These are some of the themes that concern Klaus Puettmann, a proponent of “managing for complexity.” Puettmann, himself a transplant from Germany, is an associate professor of silviculture at Oregon State University. This July he took me for a stroll among the dappled shadows of soaring Douglas fir in the 11,250-acre McDonald-Dunn Research Forest, 15 minutes north of campus. There, researchers are experimenting on a grand scale of thousands of acres. They’re documenting how the forest responds to different management, such as thinning, cutting trees to open gaps in the canopy, and planting various species in the understory to create more diversity of species and structure.
In effect, researchers are asking how to create more options for an unknown future without diminishing the forest of the present. “We have questions that require a lot of space,” says Puettmann. “To address some of those issues we need bigger experiments. We can work with 300-plus species on a few hundred acres, and we feel like we have a strong story to tell.”
Puettmann doesn’t feel particularly obligated to the past. “I don’t see historical conditions as useful blueprints,” he says. “We can learn a lot, but they are not the blueprints.” The forest soaring 150 feet overhead is a case in point. The 75-year-old Douglas fir provide habitat for nearby endangered northern spotted owls. Yet, before European settlement, the ridge Puettmann is walking was open oak savanna, groomed by frequent fires set by local tribes. “We have more trees growing here than ever before,” says Puettmann, “which makes it really interesting when we talk about habitat for owls… because we never had habitat for owls.”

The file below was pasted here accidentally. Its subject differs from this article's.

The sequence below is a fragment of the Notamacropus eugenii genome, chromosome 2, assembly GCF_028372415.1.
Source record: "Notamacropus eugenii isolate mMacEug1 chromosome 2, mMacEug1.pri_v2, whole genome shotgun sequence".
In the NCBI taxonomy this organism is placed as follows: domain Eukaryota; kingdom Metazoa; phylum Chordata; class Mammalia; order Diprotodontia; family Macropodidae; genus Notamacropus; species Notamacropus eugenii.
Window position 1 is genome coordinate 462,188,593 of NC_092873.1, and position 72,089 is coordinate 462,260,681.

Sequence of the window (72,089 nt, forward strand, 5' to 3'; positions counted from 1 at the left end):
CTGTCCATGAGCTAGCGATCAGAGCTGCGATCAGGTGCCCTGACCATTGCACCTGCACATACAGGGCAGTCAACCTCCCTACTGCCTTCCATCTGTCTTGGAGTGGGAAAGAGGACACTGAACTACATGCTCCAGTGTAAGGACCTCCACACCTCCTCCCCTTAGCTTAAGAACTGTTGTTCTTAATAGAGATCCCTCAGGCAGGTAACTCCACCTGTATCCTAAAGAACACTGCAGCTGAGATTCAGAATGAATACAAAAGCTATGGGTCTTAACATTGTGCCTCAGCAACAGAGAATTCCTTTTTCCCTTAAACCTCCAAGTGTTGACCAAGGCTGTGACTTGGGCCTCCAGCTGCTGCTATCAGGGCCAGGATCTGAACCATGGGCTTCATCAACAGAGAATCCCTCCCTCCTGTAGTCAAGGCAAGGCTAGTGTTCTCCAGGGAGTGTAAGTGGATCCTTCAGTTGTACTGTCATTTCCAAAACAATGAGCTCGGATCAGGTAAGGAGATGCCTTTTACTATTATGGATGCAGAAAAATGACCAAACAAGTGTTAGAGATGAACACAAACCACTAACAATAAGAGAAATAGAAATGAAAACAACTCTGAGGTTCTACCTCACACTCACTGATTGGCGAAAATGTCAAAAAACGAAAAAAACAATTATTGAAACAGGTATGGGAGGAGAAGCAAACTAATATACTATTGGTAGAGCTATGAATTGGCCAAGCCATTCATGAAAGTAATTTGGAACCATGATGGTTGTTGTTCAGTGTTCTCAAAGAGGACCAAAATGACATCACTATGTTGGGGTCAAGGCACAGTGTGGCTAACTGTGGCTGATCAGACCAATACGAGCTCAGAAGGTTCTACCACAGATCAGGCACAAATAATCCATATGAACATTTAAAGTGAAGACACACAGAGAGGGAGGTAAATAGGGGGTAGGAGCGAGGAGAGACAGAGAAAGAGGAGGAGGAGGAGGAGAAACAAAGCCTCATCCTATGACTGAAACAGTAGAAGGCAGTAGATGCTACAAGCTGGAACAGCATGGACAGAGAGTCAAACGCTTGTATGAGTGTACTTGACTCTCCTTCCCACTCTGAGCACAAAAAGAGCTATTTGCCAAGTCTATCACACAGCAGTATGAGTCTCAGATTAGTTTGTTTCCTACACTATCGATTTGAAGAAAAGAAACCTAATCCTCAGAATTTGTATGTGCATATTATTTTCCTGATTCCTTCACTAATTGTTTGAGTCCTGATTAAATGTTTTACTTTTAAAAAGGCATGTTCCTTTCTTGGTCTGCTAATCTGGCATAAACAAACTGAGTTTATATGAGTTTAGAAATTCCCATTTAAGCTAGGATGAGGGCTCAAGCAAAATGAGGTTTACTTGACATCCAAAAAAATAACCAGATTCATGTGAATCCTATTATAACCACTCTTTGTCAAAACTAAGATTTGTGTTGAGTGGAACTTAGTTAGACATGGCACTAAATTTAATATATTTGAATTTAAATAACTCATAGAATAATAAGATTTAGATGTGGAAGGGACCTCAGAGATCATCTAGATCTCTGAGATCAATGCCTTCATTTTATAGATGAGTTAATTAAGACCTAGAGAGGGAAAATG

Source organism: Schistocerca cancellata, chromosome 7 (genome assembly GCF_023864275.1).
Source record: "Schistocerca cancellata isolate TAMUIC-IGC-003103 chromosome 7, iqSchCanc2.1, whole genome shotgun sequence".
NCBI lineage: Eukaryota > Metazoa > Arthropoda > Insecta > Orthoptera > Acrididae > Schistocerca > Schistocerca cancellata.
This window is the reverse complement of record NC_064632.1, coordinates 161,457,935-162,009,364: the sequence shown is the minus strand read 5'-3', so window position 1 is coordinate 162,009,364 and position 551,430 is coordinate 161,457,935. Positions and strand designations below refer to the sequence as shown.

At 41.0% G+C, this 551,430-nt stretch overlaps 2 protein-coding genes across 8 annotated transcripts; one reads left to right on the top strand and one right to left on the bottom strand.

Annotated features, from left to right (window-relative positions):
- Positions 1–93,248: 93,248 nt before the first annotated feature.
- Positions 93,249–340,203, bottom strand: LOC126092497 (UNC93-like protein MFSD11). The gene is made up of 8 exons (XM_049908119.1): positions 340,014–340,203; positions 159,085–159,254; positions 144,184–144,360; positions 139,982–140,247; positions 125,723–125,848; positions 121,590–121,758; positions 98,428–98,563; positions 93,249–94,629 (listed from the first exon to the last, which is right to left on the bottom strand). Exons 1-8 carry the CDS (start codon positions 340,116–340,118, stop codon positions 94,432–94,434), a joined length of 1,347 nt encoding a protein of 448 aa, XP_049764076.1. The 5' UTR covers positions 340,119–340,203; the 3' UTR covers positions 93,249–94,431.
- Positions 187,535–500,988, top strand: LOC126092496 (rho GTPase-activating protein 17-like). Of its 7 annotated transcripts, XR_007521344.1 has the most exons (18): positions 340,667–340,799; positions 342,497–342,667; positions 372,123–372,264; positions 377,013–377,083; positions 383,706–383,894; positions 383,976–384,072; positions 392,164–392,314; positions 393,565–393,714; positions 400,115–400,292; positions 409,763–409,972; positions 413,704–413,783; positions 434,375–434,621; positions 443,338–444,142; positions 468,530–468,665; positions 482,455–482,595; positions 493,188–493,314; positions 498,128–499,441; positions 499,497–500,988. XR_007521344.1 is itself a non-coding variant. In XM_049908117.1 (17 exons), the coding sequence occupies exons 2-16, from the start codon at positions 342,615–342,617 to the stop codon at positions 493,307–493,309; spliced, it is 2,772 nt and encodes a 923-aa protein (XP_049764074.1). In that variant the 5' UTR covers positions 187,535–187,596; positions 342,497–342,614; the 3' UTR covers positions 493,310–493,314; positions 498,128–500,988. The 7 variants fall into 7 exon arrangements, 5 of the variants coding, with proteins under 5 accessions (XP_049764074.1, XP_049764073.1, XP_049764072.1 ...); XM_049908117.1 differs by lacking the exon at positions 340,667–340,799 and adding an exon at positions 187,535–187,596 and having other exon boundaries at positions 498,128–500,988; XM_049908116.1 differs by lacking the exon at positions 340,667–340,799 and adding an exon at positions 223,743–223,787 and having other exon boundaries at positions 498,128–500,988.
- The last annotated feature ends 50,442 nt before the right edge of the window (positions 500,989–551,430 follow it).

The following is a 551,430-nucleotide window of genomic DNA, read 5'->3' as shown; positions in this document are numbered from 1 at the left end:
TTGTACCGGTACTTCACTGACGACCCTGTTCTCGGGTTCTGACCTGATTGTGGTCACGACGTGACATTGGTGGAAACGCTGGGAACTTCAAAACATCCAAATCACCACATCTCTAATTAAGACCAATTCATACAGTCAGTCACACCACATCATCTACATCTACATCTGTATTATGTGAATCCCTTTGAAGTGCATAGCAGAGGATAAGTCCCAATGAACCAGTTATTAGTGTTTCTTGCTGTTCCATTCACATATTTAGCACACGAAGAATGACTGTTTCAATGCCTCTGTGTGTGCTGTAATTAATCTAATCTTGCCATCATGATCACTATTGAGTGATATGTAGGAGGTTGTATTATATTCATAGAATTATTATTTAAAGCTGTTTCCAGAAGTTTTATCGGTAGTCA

Rather than mimic the past, Puettmann’s goal is to create a forest of greater “adaptive capacity,” one that can provide timber, wildlife habitat, and ecosystem services no matter what nature may throw its way. “How can we set ecosystems up so that they can react to surprises while still providing clean water, habitat, spiritual values, and timber? The resilience discussion to me has always been a little too much backwards-looking.”
Even the concept of diversity falls short of what might be needed in the future, he says. “Species counting as a measure of diversity is nice, but not very insightful. We decided it’s not really what species there are, but what species do. So we’re looking at a mechanistic approach.” Puettmann and colleagues sorted 300 understory species of fauna by their function as food: Do they produce berries? Are they pollinated by insects? How palatable are the leaves? “Then we looked at our thinning studies and asked, what do our manipulations do to those species? Generally, they seem to increase them in the understory,” he says.
“The idea is that if you thin, especially if you protect some of those sensitive species, we can set up the forest so that if things get drier or warmer and we have more fires, the likelihood that the wildlife functions are maintained and that there is food for all those (species) is higher in thinned stands than in unthinned stands. That’s an example of how we increase the adaptive capacity—that if the climate changes, the system will react in a way that is desirable or acceptable,” he says. “If we start thinking about what diversity does, what species do, rather than just counting species as an indicator of diversity, I think we can be more efficient at setting the forest up to deal with future surprises.”